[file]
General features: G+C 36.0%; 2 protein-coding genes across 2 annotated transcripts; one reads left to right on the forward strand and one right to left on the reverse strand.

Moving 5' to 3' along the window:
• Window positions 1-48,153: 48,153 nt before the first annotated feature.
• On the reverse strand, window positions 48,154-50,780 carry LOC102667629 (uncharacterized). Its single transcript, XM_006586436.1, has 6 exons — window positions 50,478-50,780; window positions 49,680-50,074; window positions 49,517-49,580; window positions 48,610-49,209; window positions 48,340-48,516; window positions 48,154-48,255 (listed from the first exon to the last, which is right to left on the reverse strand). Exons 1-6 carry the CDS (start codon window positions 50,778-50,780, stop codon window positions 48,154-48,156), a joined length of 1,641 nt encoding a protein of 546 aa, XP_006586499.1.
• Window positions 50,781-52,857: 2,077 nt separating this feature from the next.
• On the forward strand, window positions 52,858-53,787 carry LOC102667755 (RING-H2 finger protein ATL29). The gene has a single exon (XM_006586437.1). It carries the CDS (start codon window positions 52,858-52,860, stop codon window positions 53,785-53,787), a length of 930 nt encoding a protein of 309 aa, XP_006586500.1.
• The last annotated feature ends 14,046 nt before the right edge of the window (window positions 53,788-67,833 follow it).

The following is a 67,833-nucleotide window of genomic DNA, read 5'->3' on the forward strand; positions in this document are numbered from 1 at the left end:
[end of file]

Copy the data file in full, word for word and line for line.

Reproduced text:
General features: G+C 36.0%; 2 protein-coding genes across 2 annotated transcripts; one reads left to right on the forward strand and one right to left on the reverse strand.

Moving 5' to 3' along the window:
• Window positions 1-48,153: 48,153 nt before the first annotated feature.
• On the reverse strand, window positions 48,154-50,780 carry LOC102667629 (uncharacterized). Its single transcript, XM_006586436.1, has 6 exons — window positions 50,478-50,780; window positions 49,680-50,074; window positions 49,517-49,580; window positions 48,610-49,209; window positions 48,340-48,516; window positions 48,154-48,255 (listed from the first exon to the last, which is right to left on the reverse strand). Exons 1-6 carry the CDS (start codon window positions 50,778-50,780, stop codon window positions 48,154-48,156), a joined length of 1,641 nt encoding a protein of 546 aa, XP_006586499.1.
• Window positions 50,781-52,857: 2,077 nt separating this feature from the next.
• On the forward strand, window positions 52,858-53,787 carry LOC102667755 (RING-H2 finger protein ATL29). The gene has a single exon (XM_006586437.1). It carries the CDS (start codon window positions 52,858-52,860, stop codon window positions 53,785-53,787), a length of 930 nt encoding a protein of 309 aa, XP_006586500.1.
• The last annotated feature ends 14,046 nt before the right edge of the window (window positions 53,788-67,833 follow it).

The following is a 67,833-nucleotide window of genomic DNA, read 5'->3' on the forward strand; positions in this document are numbered from 1 at the left end: